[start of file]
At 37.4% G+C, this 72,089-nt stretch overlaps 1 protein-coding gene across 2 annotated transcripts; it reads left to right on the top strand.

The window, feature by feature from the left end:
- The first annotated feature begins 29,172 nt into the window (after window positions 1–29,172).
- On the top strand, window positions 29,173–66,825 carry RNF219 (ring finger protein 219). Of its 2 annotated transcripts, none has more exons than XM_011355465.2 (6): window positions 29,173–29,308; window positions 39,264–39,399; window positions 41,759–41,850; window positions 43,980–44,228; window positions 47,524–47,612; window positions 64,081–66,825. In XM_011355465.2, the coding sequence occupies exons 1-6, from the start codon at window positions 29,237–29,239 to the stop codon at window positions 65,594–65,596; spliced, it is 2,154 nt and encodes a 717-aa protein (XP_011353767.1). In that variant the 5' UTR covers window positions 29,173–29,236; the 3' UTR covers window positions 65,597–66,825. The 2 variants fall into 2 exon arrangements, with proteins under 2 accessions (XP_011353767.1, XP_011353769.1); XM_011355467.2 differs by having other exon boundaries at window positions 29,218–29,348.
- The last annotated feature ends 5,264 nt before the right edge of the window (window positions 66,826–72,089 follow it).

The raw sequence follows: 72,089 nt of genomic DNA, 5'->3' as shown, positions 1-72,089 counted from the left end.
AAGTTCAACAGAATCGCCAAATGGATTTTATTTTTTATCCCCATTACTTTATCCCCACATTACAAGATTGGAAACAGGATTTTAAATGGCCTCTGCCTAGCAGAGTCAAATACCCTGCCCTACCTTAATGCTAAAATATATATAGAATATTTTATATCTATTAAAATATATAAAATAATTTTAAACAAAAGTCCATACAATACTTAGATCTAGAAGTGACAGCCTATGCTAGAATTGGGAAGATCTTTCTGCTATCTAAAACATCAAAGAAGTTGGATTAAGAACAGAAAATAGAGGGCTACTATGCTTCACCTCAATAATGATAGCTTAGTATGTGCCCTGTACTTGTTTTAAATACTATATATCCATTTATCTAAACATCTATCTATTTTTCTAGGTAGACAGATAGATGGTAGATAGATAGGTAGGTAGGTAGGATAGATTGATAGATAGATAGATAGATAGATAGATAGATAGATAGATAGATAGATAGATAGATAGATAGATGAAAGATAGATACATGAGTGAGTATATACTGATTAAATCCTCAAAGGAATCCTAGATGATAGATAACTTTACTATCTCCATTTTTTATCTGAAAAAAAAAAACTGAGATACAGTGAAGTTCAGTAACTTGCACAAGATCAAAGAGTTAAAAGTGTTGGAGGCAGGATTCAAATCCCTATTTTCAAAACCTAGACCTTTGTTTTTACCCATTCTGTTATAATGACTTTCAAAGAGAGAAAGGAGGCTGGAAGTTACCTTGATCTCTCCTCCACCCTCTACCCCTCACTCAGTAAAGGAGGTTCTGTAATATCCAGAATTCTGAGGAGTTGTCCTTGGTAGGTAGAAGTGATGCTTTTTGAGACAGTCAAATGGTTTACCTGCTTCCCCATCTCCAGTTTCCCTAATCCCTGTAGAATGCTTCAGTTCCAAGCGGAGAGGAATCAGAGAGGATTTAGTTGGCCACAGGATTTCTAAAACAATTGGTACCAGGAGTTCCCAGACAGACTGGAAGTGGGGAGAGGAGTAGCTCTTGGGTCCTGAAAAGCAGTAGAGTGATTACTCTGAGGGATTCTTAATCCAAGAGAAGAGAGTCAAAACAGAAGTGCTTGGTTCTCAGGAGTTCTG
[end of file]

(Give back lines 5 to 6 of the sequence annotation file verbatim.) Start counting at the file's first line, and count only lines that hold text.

- The last annotated feature ends 5,264 nt before the right edge of the window (window positions 66,826–72,089 follow it).

The raw sequence follows: 72,089 nt of genomic DNA, 5'->3' as shown, positions 1-72,089 counted from the left end.